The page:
As with all non-organic crops, pesticide levels in alfalfa are a concern. U.S. farmers traditionally used herbicides such as 2,4-DB and paraquat on alfalfa, but are increasingly shifting to glyphosate. This is due to the introduction of genetically modified, herbicide-tolerant seeds. Look for organic alfalfa if you want to avoid these pesticides .
Alfalfa is a legume and contains lectins, which are mainly concentrated in the seeds. Normally, sprouting seeds helps to break down lectins. But in the case of alfalfa, it seems sprouting actually increases the lectin content. Alfalfa contains other antinutrients as well. If you have food sensitivities and/or autoimmune issues, you might be better off avoiding alfalfa .
Alfalfa may interact with certain drugs. These include :
- Warfarin. Alfalfa contains high amounts of vitamin K, which aids in blood clotting. People taking blood thinners should avoid it.
- Birth control pills & estrogen. Alfalfa contains phytoestrogens that may interfere with the estrogen in these medicines.
- Drugs that increase sunlight sensitivity. Alfalfa may increase sensitivity to sunlight. Be careful if you take any medications that increase sunlight sensitivity.
- Immunosuppressants. Alfalfa stimulates the immune system. Avoid it if you are on medications to suppress your immune system.
Few human studies on alfalfa exist, most of which are low-quality. A higher level of evidence supports its benefits for lowering cholesterol and improving menopausal symptoms.
In animal studies, alfalfa improved diabetes, lowered inflammation and protected the heart, but these findings may not translate to humans.
You can easily grow your own alfalfa sprouts at home. All you need is some alfalfa seeds, water, a jar, and a breathable lid to cover it. The lid can be from gauze, cheesecloth, a pantyhose or a screw-on lid with holes. Follow these steps:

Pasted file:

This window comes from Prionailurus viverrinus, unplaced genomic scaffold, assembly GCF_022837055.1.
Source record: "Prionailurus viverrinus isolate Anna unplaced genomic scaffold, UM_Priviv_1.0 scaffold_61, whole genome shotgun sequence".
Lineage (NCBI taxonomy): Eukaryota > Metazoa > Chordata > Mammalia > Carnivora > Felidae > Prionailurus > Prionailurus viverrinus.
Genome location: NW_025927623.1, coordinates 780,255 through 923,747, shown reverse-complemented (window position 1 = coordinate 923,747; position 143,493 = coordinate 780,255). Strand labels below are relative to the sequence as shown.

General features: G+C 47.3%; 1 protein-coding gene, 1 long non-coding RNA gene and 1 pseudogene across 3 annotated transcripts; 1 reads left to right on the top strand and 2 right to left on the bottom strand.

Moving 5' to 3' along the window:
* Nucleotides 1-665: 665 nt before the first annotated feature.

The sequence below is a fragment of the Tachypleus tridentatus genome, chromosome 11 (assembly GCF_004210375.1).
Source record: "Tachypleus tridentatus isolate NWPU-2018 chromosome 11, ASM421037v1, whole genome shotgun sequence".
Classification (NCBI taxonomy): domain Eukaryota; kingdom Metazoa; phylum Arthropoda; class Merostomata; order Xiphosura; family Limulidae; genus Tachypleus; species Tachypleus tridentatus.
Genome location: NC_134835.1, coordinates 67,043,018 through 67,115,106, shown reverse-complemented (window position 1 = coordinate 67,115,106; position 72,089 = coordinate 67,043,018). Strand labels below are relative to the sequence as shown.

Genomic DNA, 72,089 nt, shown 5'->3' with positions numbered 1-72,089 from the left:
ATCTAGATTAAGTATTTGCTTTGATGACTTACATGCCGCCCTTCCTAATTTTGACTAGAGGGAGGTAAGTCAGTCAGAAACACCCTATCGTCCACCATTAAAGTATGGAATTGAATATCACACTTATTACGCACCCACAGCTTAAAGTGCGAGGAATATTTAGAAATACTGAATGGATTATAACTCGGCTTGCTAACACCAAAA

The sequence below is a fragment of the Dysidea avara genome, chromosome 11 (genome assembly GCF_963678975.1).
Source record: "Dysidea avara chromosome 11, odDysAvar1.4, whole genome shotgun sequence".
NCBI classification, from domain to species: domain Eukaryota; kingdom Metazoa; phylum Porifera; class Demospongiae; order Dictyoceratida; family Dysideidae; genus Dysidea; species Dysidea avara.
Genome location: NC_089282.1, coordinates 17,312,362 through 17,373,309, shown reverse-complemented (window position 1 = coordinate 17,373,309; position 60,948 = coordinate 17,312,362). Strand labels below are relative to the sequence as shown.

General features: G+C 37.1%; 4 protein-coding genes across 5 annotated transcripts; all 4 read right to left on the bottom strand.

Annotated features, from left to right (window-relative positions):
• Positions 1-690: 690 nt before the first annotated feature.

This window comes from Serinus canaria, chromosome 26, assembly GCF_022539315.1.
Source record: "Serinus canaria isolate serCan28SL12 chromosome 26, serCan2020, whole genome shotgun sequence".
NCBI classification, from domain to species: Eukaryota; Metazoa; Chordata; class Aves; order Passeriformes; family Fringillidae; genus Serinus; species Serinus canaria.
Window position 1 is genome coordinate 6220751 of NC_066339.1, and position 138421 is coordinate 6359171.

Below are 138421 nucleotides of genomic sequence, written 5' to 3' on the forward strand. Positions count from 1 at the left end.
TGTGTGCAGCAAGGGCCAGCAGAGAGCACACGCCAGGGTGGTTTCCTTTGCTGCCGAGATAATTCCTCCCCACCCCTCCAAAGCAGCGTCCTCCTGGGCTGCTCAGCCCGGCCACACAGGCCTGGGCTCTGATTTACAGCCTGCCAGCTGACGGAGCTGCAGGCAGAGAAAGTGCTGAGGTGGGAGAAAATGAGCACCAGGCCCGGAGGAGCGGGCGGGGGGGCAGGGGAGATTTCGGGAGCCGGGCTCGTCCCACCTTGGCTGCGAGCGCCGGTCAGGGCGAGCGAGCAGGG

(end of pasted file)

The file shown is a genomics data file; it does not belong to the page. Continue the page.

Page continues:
- Put 1-2 tablespoons alfalfa seeds in a jar and cover with about an inch of water
- Cover with a breathable lid and soak overnight (8-12 hours)
- Drain and rinse thoroughly
- Continue to rinse 2-3 times daily
- On the 3rd day, move the jar to a place with indirect sunlight
- Continue to rinse 2-3 times daily
- On the 6th day, the sprouts should be ready
Various alfalfa supplements are also available, in case you’re not a fan of sprouting or would prefer to get a consistent daily dose. Some of these include:
- Raw alfalfa herb
- Cut alfalfa leaves
- Powdered alfalfa leaves or juice
- Alfalfa liquid extracts
- Alfalfa tablets and capsules
There is no safe and effective dose of alfalfa or its extracts because no sufficiently powered study has been conducted to find one. For lowering of cholesterol, a very high dose of 120 g/day of heat-treated alfalfa seeds as been used, split up into 3 doses over the day.
The British Herbal Medical Association recommends :
- Dried aerial parts (i.e. leaves/whole herb): 5-10 g, 3 times daily
- Infusion: 5-10 g, 3 times daily
- Liquid extracts: 5-10 g, 3 times daily
Raw, unprocessed honey is naturally antiseptic and antibacterial .
Alfalfa honey is prebiotic, meaning that it may encourage the growth of beneficial gut bacteria. In one study, alfalfa honey enhanced the growth of five human Bifidobacterium species, including B. longum, B. adolescentis, B. breve, B. bifidum, and B. infantis .
Alfalfa honey retains many of the antioxidant compounds from the plant. But this is the case with many other honey types. Alfalfa honey probably offers similar benefits, but it’s unlikely to be superior.
The exact active compounds in alfalfa honey will vary from one manufacturer and geographical location to the next.
One analysis compared alfalfa and clover honey: clover had 19 antioxidant phenolic compounds, while alfalfa had only 14. Only clover honey contained genistein, quercetin, and caffeic acid. Others, such as daidzin, were up to 10 times more concentrated in clover honey. Gallic acid was found in only alfalfa honey and not in clover .
Alfalfa is an ancient herb that has been used medicinally for millennia. It is a rich source of vitamin K, flavonoids, and phytoestrogens. It is most often used to lower cholesterol and blood sugar, fight oxidative stress, and ease menopausal symptoms.
The use of alfalfa is not entirely risk-free, as the herb has strong immune-stimulant potential. The seeds contain lectins and may be contaminated with bacteria. Always heat the seeds before use, or avoid them entirely. Alfalfa shouldn’t be used in pregnant or breastfeeding women. Also, avoid it if you suffer from an autoimmune disorder or take prescription drugs.